6 More Ideas to Take You Beyond "Plain" Weave

Think plain weave is boring? Think again! By adding in interesting textured yarns, color-and-weave patterns, and the like help ensure your plain weave will be anything but plain.

Little Looms Editors Feb 15, 2022 - 4 min read

6 More Ideas to Take You Beyond "Plain" Weave Primary Image

Examples of the many possibilities of plain weave. From Little Looms 2016.

"Plain weave" can sound so drab and unexciting, but there’s plenty you can do with this most basic of weave structures; whether it’s color, texture, or both. If you saw our earlier post, you already explored amazing ideas from houndstooth to log cabin, and here are six more ideas for making plain weave that’s out of the ordinary.


1. Houndstooth

The most basic pattern of a class called color-and-weave, houndstooth alternates two colors in warp and weft. The classic square/star motif is thanks to the way the warp and weft threads cover and reveal each other. Tip: Start one color weft on each side, and catch the unused weft whenever possible.

2. Plaid

A plaid or tartan is a color pattern that’s mirrored in both warp and weft to create grids and blocks of different colors. It requires some advanced planning (and creates a lot of ends to be woven in), but the effect is spectacular. Search the web for your favorite plaid or tartan pattern generator.

3. Mixed Warp

There’s no rule that you have to use all the same yarn in the warp; changing colors and textures can give striking effects (and it’s a great way to use up leftover yarns). Weaving teacher Judy Steinkoenig suggests staying within one fiber family—using either all animal protein or all plant fiber—to keep the tension even. Keep any rough-textured yarns near the center of the warp to avoid abrading them on the heddles.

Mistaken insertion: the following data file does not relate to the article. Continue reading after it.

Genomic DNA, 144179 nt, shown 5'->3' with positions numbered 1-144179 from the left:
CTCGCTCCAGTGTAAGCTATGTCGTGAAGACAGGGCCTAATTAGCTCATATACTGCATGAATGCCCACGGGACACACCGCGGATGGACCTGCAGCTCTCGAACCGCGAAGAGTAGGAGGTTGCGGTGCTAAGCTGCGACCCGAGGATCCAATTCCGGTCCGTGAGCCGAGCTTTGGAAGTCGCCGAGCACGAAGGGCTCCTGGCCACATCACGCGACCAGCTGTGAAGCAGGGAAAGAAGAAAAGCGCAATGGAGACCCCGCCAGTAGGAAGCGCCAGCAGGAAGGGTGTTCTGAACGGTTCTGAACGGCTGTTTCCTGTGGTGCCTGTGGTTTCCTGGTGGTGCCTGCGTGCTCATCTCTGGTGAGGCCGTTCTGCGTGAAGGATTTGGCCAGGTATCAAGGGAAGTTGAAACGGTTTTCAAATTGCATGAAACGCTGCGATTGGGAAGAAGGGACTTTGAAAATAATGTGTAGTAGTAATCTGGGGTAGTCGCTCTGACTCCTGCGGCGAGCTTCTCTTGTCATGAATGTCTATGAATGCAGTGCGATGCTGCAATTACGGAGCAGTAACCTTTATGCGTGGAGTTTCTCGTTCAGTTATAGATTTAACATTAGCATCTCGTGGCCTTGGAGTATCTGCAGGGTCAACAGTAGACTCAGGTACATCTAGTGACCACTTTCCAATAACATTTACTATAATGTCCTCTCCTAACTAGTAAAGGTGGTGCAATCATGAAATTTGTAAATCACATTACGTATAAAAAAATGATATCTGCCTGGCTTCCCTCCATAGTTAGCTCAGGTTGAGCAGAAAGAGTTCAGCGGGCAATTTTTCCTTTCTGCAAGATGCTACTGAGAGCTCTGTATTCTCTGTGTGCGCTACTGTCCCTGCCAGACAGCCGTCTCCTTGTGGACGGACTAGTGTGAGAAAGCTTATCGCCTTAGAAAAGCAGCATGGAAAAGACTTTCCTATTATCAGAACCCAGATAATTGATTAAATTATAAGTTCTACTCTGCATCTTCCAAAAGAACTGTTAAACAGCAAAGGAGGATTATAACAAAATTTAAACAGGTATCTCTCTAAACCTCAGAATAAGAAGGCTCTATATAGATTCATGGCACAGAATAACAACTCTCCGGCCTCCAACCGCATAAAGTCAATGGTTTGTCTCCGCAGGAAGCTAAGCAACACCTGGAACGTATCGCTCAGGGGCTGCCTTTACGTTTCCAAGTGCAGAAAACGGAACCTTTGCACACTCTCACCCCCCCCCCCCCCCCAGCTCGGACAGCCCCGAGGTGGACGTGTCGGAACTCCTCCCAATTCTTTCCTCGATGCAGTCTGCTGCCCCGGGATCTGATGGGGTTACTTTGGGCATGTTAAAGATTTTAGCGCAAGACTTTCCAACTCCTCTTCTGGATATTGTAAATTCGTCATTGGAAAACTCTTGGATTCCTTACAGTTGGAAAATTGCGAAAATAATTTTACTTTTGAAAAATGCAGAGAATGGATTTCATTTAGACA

4. Differential Shrinkage

This is a fancy way to describe using two different yarns, one that shrinks and one that doesn’t, and deliberately washing the fabric in a way that will make one shrink. The resulting puckering adds a three-dimensional element to the fabric. You can mix the yarns in the warp (seen here), weft, or both.

5. Crammed & Spaced Warp

Putting more ends than usual in some of the slots or holes creates a ridge in the warp, giving a bit of texture with no extra effort. Just pass another loop or pair of ends (or more) along with the regular warp thread and tie on as usual. Similarly, put fewer ends than usual in some of the other slots to create areas of lace.

6. Simple Inlay

This is cheating a little bit, because it involves doing something with your weft besides simple back-and-forth passes, but adding an extra section of yarn in the weft can create both color and texture. Choose a yarn in a color and yarn diameter that will pop, cut random lengths, and tuck it inside the shed in random places, aiming for a balanced effect overall. After washing, trim the ends of the inlay close to the fabric.

Enjoy even more inspiration and colorful projects from the 2016 issue of Little Looms.

Yarns shown above: Houndstooth, plaid, crammed warp: Brown Sheep NatureSpun Sport. Differential shrinkage: Brown Sheep NatureSpun Sport, Cascade Yarns Sunseeker Shade. Mixed warp: Brown Sheep NatureSpun Sport, JaggerSpun Zephyr Lace, Plymouth Mushishi, Tahki Yarns Tara Tweed, Lana Grossa Bombolino. Simple inlay: Cascade Yarns Sunseeker Shade, Treenway Silks Recycled Silk.